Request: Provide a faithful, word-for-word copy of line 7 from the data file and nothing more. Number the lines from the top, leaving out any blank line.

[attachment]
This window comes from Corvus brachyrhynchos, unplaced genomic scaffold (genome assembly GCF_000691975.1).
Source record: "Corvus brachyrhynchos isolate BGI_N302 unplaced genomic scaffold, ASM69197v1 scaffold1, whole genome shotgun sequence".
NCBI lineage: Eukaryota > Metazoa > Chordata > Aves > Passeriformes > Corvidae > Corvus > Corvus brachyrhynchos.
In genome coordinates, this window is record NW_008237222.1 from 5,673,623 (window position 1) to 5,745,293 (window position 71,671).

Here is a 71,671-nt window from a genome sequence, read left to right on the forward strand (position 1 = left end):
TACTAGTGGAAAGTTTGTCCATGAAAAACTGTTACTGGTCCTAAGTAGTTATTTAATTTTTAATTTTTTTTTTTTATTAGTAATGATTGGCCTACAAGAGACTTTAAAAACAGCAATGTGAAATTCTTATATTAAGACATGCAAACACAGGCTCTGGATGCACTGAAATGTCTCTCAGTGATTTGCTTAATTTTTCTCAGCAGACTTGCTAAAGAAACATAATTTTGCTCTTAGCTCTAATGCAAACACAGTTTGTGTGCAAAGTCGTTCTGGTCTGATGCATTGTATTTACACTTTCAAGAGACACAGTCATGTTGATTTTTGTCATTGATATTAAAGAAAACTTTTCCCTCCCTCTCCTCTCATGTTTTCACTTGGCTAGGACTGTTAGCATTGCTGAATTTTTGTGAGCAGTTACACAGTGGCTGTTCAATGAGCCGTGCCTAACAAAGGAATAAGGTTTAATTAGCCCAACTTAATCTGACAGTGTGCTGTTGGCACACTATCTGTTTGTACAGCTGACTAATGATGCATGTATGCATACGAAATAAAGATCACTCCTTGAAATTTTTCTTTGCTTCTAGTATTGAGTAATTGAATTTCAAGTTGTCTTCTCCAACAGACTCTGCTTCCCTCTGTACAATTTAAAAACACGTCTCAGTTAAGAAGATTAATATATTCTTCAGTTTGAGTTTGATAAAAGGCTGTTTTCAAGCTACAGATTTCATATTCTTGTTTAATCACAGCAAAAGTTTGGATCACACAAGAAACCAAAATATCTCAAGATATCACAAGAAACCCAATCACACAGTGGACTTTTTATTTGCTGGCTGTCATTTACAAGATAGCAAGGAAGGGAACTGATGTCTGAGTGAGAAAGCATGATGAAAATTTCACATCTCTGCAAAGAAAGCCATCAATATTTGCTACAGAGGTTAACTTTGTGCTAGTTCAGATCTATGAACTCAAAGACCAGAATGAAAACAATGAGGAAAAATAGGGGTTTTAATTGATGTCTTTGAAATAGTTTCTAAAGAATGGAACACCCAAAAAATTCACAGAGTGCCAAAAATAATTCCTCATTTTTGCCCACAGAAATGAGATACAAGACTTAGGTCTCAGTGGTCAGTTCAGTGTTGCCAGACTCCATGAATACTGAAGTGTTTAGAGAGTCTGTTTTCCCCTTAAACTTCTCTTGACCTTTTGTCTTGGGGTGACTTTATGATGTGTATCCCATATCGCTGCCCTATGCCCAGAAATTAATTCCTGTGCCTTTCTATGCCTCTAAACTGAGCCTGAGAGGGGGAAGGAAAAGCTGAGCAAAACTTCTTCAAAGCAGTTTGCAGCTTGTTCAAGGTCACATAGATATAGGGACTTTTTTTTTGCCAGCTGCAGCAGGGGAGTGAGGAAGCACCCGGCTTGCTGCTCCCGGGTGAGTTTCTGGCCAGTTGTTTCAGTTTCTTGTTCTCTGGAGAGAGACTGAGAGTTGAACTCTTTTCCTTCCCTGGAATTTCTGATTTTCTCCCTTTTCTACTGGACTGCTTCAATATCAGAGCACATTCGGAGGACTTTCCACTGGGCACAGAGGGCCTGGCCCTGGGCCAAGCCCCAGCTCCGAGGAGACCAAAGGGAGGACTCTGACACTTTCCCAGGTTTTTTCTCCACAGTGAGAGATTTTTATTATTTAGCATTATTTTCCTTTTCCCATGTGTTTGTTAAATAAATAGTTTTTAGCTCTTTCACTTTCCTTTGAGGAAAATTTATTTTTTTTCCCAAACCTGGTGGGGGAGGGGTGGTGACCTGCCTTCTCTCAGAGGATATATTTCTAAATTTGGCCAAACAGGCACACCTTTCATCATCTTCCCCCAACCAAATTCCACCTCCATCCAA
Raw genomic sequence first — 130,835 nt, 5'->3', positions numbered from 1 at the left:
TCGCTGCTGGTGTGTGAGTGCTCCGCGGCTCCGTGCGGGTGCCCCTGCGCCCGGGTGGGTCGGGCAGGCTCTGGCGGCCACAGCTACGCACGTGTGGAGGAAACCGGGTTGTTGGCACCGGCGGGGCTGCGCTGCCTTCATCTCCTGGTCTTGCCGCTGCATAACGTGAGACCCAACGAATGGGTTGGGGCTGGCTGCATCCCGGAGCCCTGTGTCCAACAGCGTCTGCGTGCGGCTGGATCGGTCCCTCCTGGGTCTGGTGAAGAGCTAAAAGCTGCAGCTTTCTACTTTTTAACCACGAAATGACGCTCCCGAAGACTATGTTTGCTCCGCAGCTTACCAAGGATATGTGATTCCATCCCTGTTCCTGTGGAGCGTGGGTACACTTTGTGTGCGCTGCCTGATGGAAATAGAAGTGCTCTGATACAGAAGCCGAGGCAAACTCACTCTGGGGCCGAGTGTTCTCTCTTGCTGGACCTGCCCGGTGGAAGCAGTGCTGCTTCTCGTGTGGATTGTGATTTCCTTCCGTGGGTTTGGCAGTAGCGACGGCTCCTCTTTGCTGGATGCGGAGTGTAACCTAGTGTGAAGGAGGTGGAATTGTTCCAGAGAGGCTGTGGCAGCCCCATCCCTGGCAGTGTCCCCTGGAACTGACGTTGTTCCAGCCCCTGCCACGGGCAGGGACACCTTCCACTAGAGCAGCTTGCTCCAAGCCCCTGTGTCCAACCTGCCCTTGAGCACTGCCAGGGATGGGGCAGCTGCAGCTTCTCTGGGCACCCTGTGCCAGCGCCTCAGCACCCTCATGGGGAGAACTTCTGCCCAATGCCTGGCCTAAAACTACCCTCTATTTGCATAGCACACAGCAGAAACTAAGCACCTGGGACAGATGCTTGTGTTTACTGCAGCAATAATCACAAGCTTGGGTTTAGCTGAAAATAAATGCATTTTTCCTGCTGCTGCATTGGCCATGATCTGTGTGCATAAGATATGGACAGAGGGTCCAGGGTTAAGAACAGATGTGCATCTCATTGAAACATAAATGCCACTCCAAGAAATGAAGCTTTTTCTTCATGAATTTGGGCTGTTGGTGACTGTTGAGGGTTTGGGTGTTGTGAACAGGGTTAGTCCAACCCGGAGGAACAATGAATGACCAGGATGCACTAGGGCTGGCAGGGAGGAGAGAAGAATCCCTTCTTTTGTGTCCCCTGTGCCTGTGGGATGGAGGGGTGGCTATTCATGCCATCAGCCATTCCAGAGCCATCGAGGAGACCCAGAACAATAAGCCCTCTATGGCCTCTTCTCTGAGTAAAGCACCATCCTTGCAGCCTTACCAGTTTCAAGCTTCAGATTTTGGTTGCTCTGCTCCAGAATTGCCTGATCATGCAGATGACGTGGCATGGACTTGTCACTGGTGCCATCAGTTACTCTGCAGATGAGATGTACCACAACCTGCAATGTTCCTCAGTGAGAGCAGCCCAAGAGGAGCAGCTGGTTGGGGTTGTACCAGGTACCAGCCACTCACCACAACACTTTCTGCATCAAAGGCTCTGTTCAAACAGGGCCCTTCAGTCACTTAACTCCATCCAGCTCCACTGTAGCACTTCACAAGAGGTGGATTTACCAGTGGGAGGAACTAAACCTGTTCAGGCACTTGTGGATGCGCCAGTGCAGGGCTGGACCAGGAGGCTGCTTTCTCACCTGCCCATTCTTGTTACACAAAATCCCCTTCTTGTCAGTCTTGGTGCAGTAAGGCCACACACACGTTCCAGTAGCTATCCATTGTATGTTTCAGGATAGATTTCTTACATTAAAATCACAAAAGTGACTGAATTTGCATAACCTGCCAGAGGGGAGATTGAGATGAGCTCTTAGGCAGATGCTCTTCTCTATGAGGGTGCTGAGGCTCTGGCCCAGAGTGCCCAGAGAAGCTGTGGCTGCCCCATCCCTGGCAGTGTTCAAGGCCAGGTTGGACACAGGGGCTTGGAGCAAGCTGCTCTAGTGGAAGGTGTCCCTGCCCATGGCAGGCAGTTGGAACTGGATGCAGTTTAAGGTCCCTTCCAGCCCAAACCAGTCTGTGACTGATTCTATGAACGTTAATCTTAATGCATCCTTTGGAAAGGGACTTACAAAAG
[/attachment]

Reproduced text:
Raw genomic sequence first — 130,835 nt, 5'->3', positions numbered from 1 at the left: